A carillon (US /ˈkærəlɑːn/ or UK /kəˈrɪljən/; French: [kaʁijɔ̃]) is a musical instrument that is typically housed in the bell tower (belfry) of a church or municipal building. The instrument consists of at least 23 cast bronze, cup-shaped bells, which are played serially to produce a melody, or sounded together to play a chord. A traditional manual carillon is played by striking a keyboard — the stick-like keys of which are called batons — with the fists, and by pressing the keys of a pedal keyboard with the feet. The keys mechanically activate levers and wires that connect to metal clappers that strike the inside of the bells, allowing the performer on the bells, or carillonneur/carillonist to vary the intensity of the note according to the force applied to the key.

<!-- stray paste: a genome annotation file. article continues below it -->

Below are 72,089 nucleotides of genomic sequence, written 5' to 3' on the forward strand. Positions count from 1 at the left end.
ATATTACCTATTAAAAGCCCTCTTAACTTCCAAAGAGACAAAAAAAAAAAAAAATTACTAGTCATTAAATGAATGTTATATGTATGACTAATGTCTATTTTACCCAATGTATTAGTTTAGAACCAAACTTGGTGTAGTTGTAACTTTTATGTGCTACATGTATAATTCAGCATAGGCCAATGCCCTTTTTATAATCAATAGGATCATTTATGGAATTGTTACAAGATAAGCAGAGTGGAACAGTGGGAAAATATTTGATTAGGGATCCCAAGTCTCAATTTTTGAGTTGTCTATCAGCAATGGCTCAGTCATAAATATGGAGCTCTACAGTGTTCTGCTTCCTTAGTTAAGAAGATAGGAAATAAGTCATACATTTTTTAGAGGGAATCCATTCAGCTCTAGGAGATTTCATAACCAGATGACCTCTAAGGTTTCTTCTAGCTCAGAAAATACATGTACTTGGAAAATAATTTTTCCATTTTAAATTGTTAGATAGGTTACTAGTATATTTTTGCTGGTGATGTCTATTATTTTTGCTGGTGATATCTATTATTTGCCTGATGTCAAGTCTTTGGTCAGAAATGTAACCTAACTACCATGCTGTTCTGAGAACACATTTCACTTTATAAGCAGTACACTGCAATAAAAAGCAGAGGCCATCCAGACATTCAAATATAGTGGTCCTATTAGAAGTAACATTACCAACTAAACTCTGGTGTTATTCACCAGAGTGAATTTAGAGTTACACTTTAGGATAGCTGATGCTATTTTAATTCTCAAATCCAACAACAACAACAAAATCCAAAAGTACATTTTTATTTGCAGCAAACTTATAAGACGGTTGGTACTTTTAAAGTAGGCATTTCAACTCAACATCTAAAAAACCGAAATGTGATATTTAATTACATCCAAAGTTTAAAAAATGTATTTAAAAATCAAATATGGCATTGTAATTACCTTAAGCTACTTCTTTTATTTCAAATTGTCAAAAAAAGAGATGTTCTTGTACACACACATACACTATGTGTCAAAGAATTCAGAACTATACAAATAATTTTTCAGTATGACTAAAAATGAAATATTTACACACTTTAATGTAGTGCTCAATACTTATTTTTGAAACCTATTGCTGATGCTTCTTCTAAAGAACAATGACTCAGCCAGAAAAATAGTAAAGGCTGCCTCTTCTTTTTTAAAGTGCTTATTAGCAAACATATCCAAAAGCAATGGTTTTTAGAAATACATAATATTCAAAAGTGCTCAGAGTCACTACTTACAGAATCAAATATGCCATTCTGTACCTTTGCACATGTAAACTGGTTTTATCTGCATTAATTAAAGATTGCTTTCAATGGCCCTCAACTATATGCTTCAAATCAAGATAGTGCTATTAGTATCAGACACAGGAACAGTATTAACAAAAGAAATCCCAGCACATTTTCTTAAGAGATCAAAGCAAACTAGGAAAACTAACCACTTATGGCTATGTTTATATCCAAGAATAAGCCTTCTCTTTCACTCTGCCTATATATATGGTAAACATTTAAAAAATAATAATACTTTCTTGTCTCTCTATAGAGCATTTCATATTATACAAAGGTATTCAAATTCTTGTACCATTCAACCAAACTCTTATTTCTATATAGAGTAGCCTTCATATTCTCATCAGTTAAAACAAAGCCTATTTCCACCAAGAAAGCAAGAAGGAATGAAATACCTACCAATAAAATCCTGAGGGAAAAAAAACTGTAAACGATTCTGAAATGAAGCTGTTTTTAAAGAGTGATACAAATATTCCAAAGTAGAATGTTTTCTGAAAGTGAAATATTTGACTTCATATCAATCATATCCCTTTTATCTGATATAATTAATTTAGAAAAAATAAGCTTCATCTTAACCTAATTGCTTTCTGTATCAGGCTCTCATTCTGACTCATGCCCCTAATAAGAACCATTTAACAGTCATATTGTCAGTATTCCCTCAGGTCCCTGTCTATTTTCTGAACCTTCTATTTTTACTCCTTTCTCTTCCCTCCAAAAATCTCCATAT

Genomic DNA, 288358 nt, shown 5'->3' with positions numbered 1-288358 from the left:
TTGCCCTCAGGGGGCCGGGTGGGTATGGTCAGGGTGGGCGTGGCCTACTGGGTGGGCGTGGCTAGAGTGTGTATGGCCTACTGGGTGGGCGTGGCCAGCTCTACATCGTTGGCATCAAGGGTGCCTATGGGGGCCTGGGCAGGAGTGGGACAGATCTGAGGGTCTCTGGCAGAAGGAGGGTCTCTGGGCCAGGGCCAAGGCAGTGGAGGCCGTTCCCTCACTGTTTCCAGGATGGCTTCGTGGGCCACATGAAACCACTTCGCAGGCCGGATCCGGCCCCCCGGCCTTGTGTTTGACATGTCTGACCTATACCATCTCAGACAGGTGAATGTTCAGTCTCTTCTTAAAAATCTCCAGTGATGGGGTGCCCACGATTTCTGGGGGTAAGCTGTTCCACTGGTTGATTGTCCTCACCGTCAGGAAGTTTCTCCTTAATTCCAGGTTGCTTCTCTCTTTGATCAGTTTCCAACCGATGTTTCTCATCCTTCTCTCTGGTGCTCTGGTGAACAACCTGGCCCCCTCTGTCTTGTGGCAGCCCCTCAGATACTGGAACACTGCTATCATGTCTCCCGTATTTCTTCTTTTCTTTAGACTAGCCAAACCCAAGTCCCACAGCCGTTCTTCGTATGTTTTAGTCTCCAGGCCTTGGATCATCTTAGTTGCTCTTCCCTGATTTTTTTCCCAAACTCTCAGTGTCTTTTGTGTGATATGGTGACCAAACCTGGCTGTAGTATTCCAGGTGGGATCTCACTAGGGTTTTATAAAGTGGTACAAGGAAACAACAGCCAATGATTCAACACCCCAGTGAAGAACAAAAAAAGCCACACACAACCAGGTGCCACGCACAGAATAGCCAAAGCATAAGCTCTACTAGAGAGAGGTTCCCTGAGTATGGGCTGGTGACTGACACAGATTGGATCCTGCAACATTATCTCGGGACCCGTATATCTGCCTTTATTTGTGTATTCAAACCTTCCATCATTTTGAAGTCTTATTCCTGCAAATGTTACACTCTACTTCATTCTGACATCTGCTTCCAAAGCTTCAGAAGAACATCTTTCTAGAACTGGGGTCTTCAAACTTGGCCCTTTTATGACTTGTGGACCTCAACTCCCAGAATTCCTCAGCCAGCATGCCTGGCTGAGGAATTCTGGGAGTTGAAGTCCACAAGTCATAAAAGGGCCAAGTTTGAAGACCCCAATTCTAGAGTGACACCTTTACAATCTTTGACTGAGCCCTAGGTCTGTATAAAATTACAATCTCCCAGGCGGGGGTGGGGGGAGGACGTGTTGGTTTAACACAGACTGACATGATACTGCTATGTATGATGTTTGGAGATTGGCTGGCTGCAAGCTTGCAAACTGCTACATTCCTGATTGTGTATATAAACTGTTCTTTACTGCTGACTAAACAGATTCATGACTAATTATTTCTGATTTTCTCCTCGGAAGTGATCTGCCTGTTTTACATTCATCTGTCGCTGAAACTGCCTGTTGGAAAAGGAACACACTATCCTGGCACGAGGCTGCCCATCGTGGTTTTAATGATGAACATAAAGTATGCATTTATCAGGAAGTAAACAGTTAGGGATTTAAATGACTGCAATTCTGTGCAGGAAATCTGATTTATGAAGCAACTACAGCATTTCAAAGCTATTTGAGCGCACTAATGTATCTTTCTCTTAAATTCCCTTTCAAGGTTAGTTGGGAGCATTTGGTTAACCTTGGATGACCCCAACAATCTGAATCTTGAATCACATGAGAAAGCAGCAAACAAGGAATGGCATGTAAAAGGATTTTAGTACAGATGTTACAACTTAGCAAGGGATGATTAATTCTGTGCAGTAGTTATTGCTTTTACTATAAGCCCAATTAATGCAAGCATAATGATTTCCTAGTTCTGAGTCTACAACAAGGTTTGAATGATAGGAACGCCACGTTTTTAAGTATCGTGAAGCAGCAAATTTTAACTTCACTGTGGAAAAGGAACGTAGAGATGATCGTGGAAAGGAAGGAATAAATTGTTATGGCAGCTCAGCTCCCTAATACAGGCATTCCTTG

Although unusual, real carillons have occasionally been fitted to theatre organs (instead of the metal bars or chimes more often used in simulation), such as the Christie organ installed at the Regal Cinema, Marble Arch, in London.
The carillon is the heaviest of all extant musical instruments.
In German, a carillon is also called a Glockenspiel; while the percussion instrument called a "glockenspiel" by English speakers is often called a carillon in French.(Wikipedia)